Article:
Acting like a grandparent... or why is it always at the grocery store?

When I go to the grocery store these days, I've begun taking one of the four youngest with me on a rotating basis. It gives me some one-on-one time with them and they think the grocery store is fun. Saturday was G.'s turn to go with me. We were having a nice time and I was showing G. how the carts work. (We were at Aldi, where you have to put the quarter in to get the cart and when you return it, the quarter comes back out.) So, I am waiting while she figures out how to attach the chain to get the quarter back out and a nice man passes by and says something about how proud her grandma must be about her helping.

I admit it took me a moment to figure out he wasn't talking about my mother, but about me. By this time, G. had retrieved the quarter, so I (sort of) smiled at him and we went on our way. Now, no one likes to be mistaken for your child's grandmother, but since I really and truly don't think I look old enough to have a 7 year old grand-daughter (humor me, here, if you think I do), the incident has had me thinking about what caused the whole mistake.

Here's my conclusion. Grandparents interact with their grandchildren in a way that is different from parents interacting with their children. Think about it, when you think of how grandparents interact, it is usually all about the relationship and not about a to-do list. It is one of the beautiful things about a child's relationship with their grandparents, that sense of time. Grandparents, having raised children are keenly aware of how short the time actually is that they have with these little people. They know that life has a tendency to throw curve balls and that much is out of their control. They know how precious the time with children actually is.

Parents (and I'm speaking in generalizations here, people), in the thick of raising children, often have a little more difficulty seeing the bigger picture. They love their children and want what's best for them. They want good things for them. They want them to grow up to be successful adults and they take the responsibility very seriously. These are all good things, but it also means that taking time and enjoying the moment often takes the back seat to getting things done and worrying about not failing at this parenting-thing.

I know I have written more than once that one of the greatest gifts of having children a little later in life and having nearly grown children when also having babies is that it is so much easier to see the bigger picture with the littlest ones. I know my oldest were little just yesterday and it truly did go as fast as everyone warned me it would. I sometimes feel I missed out on some of those oldests' childhood worrying about things that now, looking back, doesn't seem terribly important. I try to be  mindful of that when parenting these younger ones, because I know that  will wake up tomorrow and they will be 20.

But back to the grocery store. There is a marked difference between how I take children to the grocery store now and how I did it in the first half of my parenting. Admittedly, the biggest difference is that now it is my choice to take a small person. I have enough older children at home that I can run out and do shopping alone if I need to move quickly... or need a quiet break from children. And by making it a choice, I can enjoy it more. Now, I have certainly had my share of unpleasant shopping trips with children. One particularly bad one, where I was in a hurry and short-tempered and A. and P. seemed to be particularly squirrely, saw an older gentleman gently remind me that they were just children. I don't think I was particularly receptive at the moment to his comment, but was internally chastened because I knew that I was being particularly impatient. While that moment was unpleasant, it has stuck with me and the memory will rise up again and again when I am acting short-tempered. Blessings on that man, though I really didn't appreciate it at the time.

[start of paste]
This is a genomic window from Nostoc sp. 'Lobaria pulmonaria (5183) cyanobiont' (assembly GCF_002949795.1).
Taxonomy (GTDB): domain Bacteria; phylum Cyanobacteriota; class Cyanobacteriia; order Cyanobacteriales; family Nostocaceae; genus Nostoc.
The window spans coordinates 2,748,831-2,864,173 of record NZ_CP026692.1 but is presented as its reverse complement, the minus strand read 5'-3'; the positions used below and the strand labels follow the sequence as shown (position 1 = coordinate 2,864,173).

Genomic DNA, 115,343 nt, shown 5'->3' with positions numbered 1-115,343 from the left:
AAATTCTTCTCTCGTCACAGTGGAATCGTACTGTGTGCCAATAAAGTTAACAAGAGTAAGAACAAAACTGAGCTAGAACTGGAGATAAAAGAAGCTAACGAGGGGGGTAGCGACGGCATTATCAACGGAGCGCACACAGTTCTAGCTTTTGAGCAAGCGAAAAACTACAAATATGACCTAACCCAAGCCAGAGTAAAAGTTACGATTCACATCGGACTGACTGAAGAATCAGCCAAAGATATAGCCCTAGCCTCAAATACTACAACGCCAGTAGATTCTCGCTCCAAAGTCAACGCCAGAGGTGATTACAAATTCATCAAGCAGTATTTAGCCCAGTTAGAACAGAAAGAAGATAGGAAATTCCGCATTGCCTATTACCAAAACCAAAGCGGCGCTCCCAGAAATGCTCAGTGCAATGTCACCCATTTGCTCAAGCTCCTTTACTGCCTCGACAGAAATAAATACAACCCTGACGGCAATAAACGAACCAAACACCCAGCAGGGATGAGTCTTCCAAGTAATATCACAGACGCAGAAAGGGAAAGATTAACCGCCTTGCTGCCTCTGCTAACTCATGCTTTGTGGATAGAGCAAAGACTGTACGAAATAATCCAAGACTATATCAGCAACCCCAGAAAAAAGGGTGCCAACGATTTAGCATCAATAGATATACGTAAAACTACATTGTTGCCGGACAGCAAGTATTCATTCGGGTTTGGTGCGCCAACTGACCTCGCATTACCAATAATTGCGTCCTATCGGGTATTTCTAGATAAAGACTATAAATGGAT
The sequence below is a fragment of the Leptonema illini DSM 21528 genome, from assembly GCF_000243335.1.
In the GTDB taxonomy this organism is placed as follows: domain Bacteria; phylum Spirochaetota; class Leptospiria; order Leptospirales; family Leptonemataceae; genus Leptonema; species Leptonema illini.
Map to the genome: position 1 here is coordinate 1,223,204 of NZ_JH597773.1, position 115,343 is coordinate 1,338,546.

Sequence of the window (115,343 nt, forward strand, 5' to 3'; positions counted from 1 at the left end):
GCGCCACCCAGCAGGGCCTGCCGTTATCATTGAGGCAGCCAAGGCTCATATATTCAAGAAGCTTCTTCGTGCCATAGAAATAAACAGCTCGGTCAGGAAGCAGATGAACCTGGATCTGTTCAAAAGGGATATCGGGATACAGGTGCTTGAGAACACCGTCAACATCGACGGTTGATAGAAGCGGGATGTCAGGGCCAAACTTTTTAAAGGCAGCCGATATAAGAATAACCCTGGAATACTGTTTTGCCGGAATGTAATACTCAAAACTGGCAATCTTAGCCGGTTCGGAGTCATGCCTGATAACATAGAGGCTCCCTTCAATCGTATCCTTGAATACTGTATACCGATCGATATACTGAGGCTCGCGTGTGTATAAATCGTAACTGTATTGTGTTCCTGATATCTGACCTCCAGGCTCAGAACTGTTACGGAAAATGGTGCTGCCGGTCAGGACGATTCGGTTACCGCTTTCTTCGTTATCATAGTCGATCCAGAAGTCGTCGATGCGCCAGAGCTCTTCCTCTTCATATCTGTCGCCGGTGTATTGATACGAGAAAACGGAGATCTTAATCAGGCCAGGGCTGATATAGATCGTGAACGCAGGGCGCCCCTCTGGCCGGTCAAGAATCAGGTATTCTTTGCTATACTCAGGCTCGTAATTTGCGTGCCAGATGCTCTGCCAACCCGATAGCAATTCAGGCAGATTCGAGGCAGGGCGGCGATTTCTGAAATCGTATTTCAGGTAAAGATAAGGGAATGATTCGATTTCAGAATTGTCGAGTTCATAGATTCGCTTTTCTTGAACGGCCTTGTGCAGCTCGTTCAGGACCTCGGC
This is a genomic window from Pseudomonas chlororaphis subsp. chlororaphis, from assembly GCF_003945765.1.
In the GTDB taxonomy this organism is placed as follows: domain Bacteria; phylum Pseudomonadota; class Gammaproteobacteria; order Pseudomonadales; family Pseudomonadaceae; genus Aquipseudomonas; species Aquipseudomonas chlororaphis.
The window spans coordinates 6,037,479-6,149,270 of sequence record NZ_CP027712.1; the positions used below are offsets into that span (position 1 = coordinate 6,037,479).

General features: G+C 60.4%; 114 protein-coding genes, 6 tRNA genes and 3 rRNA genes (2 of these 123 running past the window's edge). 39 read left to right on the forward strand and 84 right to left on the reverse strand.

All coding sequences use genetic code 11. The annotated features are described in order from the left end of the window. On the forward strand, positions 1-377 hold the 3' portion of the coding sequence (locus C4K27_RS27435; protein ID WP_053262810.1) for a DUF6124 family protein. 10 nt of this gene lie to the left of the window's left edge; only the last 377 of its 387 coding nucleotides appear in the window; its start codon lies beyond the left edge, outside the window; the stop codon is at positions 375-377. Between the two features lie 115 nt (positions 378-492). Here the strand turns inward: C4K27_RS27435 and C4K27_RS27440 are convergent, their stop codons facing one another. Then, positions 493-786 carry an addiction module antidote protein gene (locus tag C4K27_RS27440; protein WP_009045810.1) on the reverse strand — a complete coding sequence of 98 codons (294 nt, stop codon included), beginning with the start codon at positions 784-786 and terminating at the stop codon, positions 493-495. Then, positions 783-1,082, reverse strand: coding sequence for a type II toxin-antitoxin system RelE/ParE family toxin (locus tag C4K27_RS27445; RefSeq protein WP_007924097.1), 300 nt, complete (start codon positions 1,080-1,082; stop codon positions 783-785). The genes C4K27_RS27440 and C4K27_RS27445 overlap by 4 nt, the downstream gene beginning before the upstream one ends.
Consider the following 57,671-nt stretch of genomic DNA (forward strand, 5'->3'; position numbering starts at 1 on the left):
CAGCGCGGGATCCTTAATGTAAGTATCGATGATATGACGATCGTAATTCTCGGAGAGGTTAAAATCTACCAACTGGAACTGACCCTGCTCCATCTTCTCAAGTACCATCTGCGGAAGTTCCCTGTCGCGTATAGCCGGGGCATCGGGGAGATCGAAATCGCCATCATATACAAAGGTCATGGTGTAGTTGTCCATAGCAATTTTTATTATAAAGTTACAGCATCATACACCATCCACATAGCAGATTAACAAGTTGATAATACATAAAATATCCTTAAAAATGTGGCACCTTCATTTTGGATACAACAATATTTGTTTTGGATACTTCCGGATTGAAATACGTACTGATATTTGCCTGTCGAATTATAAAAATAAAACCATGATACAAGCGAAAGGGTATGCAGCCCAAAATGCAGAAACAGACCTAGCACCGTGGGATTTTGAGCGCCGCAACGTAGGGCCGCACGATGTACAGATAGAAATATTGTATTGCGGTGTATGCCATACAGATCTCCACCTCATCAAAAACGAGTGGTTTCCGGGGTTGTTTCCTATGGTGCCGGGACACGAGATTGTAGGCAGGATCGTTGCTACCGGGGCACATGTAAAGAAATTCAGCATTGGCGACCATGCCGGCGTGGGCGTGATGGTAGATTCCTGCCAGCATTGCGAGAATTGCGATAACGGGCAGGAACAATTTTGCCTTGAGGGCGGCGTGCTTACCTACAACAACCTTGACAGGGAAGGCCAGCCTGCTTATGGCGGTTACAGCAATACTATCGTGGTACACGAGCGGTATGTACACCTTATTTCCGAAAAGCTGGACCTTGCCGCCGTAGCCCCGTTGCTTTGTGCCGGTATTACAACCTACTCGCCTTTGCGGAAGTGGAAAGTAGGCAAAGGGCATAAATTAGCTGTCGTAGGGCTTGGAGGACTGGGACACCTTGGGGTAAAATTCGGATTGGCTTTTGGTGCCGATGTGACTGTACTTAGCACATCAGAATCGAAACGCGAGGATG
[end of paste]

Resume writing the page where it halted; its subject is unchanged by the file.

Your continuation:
All of that is the long backs story to me waiting patiently while G. figured out the quarter and the cart, and where I was mistaken for her grandmother. You see, I think it was because I wasn't acting like a mother... in a hurry, impatient, focused on the task before me... but like a grandmother... taking time, appreciating the relationship, smiling.

I wish I could say that I am able to always put relationship above to-do list all the time, but I'm not. It is a really good goal to have, though.
I have another article up: Homeschooling and Diversity

We are at Day 102 of delays caused by the state of Illinois. I alternate between incredibly depressed, incredibly angry, and incredibly hopeless. It's not a fun place to be and I think about it all day long. I feel as though I have ended up in a circle of Dante's hell. J. feels as though he is in the a trial put on my Kafka.


Carla said…
I was asked "Are you Mom or Grandma?" at one of my son's earliest well-baby doctor check ups. I thought of it often since and I'm choosing not to be offended by it. I am physically old enough to be his grandmother and it struck me that the nurse must often see grandmothers doing this "job" that I would consider a mother's. I guess I just need to think of it in terms of gratitude that I can stay home with my son instead of rushing back to work. I am thankful that I do not need to leave him regularly in the care of his capable grandparents.

If I didn't choose gratitude on this, the comment could definitely lead to offense or depression on my part! Ha!

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